How Unhealthy Can Pumpkin Spice Lattes Be? 

How Unhealthy Can Pumpkin Spice Lattes Be? 

The changing of leaves and chillier weather can mean one thing and one thing only: Pumpkin spice lattes are back! PSLs, as the pros call them, are highly sought after during the fall season. Does it get any better than drinking an aromatic PSL while apple picking on a 70-degree weather day in October? Some may argue against that, but many people agree that that scenario is paradise. 

According to a 2019 survey from Green Mountain Coffee roasters, 35% of respondents said they would name their child “Pumpkin Spice” if it meant having the beverage for life. If that doesn’t indicate a collective obsession with PSLs, we don’t know what does. In addition to Starbucks, many coffee shops and chain restaurants have incorporated it into their fall menu. While that may be a positive for the PSL enthusiast, health experts are concerned about the toll this drink takes on the health of the general public. 

What Is In A Pumpkin Spice Latte?

The concept of consuming pumpkin, coffee, and spices is not unheard of. In fact, there are many benefits associated with pumpkins, fall spices, and coffee. Unfortunately, consuming these ingredients separately and consuming them in the form of a PSL is not the same thing. It’s kind of like saying that an apple pie is just as healthy as eating a handful of apples. One is a dessert and the other is a fiber-rich and filling snack. 

Let’s use a 16-ounce PSL from Starbucks as an example. The version with 2% milk and whipped cream has 380 calories, 14 grams of fat, eight grams of saturated fat and contains 50 grams of sugar. Just so everyone is aware, that is about 12 teaspoons of sugar. That not only exceeds the sugar in an average can of soda, but it also exceeds the American Heart Association’s recommendation that women should consume no more than 25 grams of sugar per day. Compare that to a cup of regular black coffee, which has no sugar and no more than 25-50 calories. Sorry to say this, but the PSL, much like the apple pie, is a dessert.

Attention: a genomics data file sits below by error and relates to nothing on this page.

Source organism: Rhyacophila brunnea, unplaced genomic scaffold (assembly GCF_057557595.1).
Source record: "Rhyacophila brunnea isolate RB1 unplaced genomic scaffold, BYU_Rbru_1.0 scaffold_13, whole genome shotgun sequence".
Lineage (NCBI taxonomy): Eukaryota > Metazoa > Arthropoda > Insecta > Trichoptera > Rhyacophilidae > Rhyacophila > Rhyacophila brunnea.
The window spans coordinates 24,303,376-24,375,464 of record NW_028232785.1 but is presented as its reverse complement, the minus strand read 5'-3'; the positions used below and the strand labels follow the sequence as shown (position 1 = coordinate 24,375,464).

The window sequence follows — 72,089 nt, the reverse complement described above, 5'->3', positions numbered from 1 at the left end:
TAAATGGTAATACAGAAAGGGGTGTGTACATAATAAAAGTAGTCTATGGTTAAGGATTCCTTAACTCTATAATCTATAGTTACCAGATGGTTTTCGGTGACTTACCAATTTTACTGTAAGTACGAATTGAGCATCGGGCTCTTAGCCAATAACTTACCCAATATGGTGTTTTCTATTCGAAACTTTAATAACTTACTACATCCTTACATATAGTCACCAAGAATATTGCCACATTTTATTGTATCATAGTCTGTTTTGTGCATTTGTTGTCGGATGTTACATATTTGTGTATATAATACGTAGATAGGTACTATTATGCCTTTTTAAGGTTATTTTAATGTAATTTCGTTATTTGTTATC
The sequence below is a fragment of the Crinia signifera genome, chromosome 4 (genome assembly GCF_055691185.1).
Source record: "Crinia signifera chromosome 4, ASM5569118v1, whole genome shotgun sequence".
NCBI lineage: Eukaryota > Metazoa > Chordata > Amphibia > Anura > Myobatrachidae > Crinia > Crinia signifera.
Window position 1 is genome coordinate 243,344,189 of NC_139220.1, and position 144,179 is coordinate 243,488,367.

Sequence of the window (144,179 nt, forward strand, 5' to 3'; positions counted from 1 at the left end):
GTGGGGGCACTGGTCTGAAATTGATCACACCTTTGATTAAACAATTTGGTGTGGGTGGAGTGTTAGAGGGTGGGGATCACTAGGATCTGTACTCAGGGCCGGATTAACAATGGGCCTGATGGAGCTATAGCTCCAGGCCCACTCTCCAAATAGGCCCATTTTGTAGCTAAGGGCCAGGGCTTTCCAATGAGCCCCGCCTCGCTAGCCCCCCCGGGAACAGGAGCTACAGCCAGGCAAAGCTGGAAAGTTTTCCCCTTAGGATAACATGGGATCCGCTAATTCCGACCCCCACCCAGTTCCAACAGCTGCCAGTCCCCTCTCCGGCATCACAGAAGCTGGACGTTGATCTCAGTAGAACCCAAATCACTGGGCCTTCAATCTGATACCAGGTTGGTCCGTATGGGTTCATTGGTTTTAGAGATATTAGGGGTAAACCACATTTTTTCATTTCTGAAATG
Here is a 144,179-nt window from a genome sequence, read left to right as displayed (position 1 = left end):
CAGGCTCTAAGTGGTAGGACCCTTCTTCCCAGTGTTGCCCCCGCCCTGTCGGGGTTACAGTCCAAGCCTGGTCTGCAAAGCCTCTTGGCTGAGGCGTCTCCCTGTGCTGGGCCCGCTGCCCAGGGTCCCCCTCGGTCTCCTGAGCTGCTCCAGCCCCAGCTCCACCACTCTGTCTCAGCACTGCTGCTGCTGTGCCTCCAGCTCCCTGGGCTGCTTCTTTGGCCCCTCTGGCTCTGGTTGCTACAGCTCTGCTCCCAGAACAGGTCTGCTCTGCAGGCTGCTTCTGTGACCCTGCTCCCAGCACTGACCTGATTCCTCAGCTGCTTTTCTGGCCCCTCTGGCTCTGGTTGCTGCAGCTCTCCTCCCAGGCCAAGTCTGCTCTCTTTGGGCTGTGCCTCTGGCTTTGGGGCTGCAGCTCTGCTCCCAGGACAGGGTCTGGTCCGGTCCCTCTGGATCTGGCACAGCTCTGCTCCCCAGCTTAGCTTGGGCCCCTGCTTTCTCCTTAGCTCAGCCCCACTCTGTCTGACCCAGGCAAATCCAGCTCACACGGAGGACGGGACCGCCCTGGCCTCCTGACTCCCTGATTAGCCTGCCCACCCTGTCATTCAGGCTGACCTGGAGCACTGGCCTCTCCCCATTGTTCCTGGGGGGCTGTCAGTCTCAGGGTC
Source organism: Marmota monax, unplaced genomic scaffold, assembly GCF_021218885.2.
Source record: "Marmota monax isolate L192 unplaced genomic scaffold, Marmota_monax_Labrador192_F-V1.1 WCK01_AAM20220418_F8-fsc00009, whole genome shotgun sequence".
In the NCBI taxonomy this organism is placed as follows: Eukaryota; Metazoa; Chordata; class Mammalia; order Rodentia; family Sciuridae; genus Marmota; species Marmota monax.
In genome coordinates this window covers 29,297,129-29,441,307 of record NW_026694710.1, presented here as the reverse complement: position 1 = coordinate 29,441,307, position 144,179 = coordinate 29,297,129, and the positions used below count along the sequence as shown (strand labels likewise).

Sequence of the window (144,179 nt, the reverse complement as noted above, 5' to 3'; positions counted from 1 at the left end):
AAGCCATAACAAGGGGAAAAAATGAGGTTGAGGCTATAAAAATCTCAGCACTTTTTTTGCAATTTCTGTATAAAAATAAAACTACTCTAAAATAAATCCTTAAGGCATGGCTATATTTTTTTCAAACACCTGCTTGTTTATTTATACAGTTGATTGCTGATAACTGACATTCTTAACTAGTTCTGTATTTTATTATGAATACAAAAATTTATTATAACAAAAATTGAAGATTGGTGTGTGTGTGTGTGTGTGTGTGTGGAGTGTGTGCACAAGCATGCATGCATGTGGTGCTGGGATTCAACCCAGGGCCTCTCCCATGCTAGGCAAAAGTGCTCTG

The Calories Don’t Fill You Up

Some data suggests that the calories from a PSL do not promote as much satiety as eating a meal with the same calorie count. Health experts say that people don’t register the calories they drink. In the case of calorically heavy beverages like PSLs, you may experience more intense cravings or hunger later. Not only does regular consumption of the drink lead to weight gain, but so does the unhealthy eating that comes later. Plus, the intense sugar rush you get from a PSL does unhealthy things to your brain. In the worst case scenario, you develop a food addiction. Case in point: there is no benefit you can get out of sugar in your diet. Excess sugar in your diet can lead to low energy, insomnia, cancer, and heart disease. Moderation is key!

Is There A Healthier Way To Enjoy A PSL?

We know that we may have ruined the PSL for everyone, but there are ways to make it healthier. When you order your PSL, ask the barista for half the amount of pumpkin spice sauce. You’ll get the signature pumpkin flavor you crave while lowering your sugar intake. Additionally, cut out more fat, calories, and sugar by opting out of the whipped cream topping. You also have the option to choose a variety of non-dairy milk options. Using coconut milk or almond milk in place of whole milk or 2% milk can be healthier. Just keep in mind that certain non-dairy milk alternatives can contain excess sugar. 

Should you really want to have a healthier PSL, we recommend drinking some chai tea because it has many of the same spices in a PSL. Include a splash of half and half for a creamy alternative and add some raw honey for a dash of sweetness. Just remember that a chai tea from a coffee shop may contain sugary syrups! If you make your own chai tea at home, not only do you save money, but your beverage can be much healthier. So embrace the fall season and start sipping PSLs in a healthier way. Also, as a final note, if you enjoy a regular PSL on a very rare occasion, you should be fine. It’s the daily consumption that causes long-term health problems.

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